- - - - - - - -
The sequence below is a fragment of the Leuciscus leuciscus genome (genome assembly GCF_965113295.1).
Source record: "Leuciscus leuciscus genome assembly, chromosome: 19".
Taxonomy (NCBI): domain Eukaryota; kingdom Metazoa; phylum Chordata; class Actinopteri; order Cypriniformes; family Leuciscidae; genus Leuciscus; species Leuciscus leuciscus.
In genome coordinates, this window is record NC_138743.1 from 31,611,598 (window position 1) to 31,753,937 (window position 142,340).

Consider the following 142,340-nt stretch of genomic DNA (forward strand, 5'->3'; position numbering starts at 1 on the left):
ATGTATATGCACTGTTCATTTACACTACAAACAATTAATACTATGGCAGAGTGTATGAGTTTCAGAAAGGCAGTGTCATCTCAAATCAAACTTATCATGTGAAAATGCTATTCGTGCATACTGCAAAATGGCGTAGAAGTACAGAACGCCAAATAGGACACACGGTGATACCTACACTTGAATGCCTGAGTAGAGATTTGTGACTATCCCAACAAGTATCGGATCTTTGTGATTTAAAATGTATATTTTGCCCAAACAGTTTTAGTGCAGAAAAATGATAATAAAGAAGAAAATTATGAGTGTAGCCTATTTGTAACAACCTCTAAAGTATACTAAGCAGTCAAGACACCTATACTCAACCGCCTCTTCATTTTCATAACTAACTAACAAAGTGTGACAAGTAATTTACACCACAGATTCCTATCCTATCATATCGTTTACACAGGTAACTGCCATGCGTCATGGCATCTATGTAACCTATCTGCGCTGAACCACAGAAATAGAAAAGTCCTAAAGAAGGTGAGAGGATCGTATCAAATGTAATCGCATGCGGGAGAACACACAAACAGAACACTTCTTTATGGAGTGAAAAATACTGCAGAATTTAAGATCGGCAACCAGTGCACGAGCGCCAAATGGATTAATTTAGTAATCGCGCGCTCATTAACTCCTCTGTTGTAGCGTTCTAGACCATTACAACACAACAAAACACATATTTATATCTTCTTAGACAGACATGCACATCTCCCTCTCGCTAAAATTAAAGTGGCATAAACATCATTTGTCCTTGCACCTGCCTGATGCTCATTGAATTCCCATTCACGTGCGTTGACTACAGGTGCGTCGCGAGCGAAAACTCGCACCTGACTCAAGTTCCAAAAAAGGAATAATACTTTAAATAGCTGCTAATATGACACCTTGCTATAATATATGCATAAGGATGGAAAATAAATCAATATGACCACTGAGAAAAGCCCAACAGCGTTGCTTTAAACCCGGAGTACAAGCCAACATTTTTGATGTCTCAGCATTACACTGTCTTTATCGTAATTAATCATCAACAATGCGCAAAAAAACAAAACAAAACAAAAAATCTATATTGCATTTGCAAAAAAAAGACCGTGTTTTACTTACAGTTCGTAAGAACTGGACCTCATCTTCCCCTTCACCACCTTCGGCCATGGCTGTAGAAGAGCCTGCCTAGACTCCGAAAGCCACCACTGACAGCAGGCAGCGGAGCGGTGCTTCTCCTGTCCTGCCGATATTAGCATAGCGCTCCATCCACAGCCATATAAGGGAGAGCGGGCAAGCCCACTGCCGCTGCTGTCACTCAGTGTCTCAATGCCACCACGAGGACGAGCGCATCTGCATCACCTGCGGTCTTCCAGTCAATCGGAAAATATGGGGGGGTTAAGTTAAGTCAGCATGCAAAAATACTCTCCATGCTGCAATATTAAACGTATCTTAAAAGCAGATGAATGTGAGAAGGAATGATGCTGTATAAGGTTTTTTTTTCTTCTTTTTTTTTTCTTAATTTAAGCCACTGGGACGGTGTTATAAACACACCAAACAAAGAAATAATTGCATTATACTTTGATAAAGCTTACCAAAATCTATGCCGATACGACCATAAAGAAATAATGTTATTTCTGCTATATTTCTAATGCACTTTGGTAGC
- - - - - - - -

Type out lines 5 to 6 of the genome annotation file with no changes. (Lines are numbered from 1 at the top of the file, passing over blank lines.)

Consider the following 142,340-nt stretch of genomic DNA (forward strand, 5'->3'; position numbering starts at 1 on the left):
ATGTATATGCACTGTTCATTTACACTACAAACAATTAATACTATGGCAGAGTGTATGAGTTTCAGAAAGGCAGTGTCATCTCAAATCAAACTTATCATGTGAAAATGCTATTCGTGCATACTGCAAAATGGCGTAGAAGTACAGAACGCCAAATAGGACACACGGTGATACCTACACTTGAATGCCTGAGTAGAGATTTGTGACTATCCCAACAAGTATCGGATCTTTGTGATTTAAAATGTATATTTTGCCCAAACAGTTTTAGTGCAGAAAAATGATAATAAAGAAGAAAATTATGAGTGTAGCCTATTTGTAACAACCTCTAAAGTATACTAAGCAGTCAAGACACCTATACTCAACCGCCTCTTCATTTTCATAACTAACTAACAAAGTGTGACAAGTAATTTACACCACAGATTCCTATCCTATCATATCGTTTACACAGGTAACTGCCATGCGTCATGGCATCTATGTAACCTATCTGCGCTGAACCACAGAAATAGAAAAGTCCTAAAGAAGGTGAGAGGATCGTATCAAATGTAATCGCATGCGGGAGAACACACAAACAGAACACTTCTTTATGGAGTGAAAAATACTGCAGAATTTAAGATCGGCAACCAGTGCACGAGCGCCAAATGGATTAATTTAGTAATCGCGCGCTCATTAACTCCTCTGTTGTAGCGTTCTAGACCATTACAACACAACAAAACACATATTTATATCTTCTTAGACAGACATGCACATCTCCCTCTCGCTAAAATTAAAGTGGCATAAACATCATTTGTCCTTGCACCTGCCTGATGCTCATTGAATTCCCATTCACGTGCGTTGACTACAGGTGCGTCGCGAGCGAAAACTCGCACCTGACTCAAGTTCCAAAAAAGGAATAATACTTTAAATAGCTGCTAATATGACACCTTGCTATAATATATGCATAAGGATGGAAAATAAATCAATATGACCACTGAGAAAAGCCCAACAGCGTTGCTTTAAACCCGGAGTACAAGCCAACATTTTTGATGTCTCAGCATTACACTGTCTTTATCGTAATTAATCATCAACAATGCGCAAAAAAACAAAACAAAACAAAAAATCTATATTGCATTTGCAAAAAAAAGACCGTGTTTTACTTACAGTTCGTAAGAACTGGACCTCATCTTCCCCTTCACCACCTTCGGCCATGGCTGTAGAAGAGCCTGCCTAGACTCCGAAAGCCACCACTGACAGCAGGCAGCGGAGCGGTGCTTCTCCTGTCCTGCCGATATTAGCATAGCGCTCCATCCACAGCCATATAAGGGAGAGCGGGCAAGCCCACTGCCGCTGCTGTCACTCAGTGTCTCAATGCCACCACGAGGACGAGCGCATCTGCATCACCTGCGGTCTTCCAGTCAATCGGAAAATATGGGGGGGTTAAGTTAAGTCAGCATGCAAAAATACTCTCCATGCTGCAATATTAAACGTATCTTAAAAGCAGATGAATGTGAGAAGGAATGATGCTGTATAAGGTTTTTTTTTCTTCTTTTTTTTTTCTTAATTTAAGCCACTGGGACGGTGTTATAAACACACCAAACAAAGAAATAATTGCATTATACTTTGATAAAGCTTACCAAAATCTATGCCGATACGACCATAAAGAAATAATGTTATTTCTGCTATATTTCTAATGCACTTTGGTAGC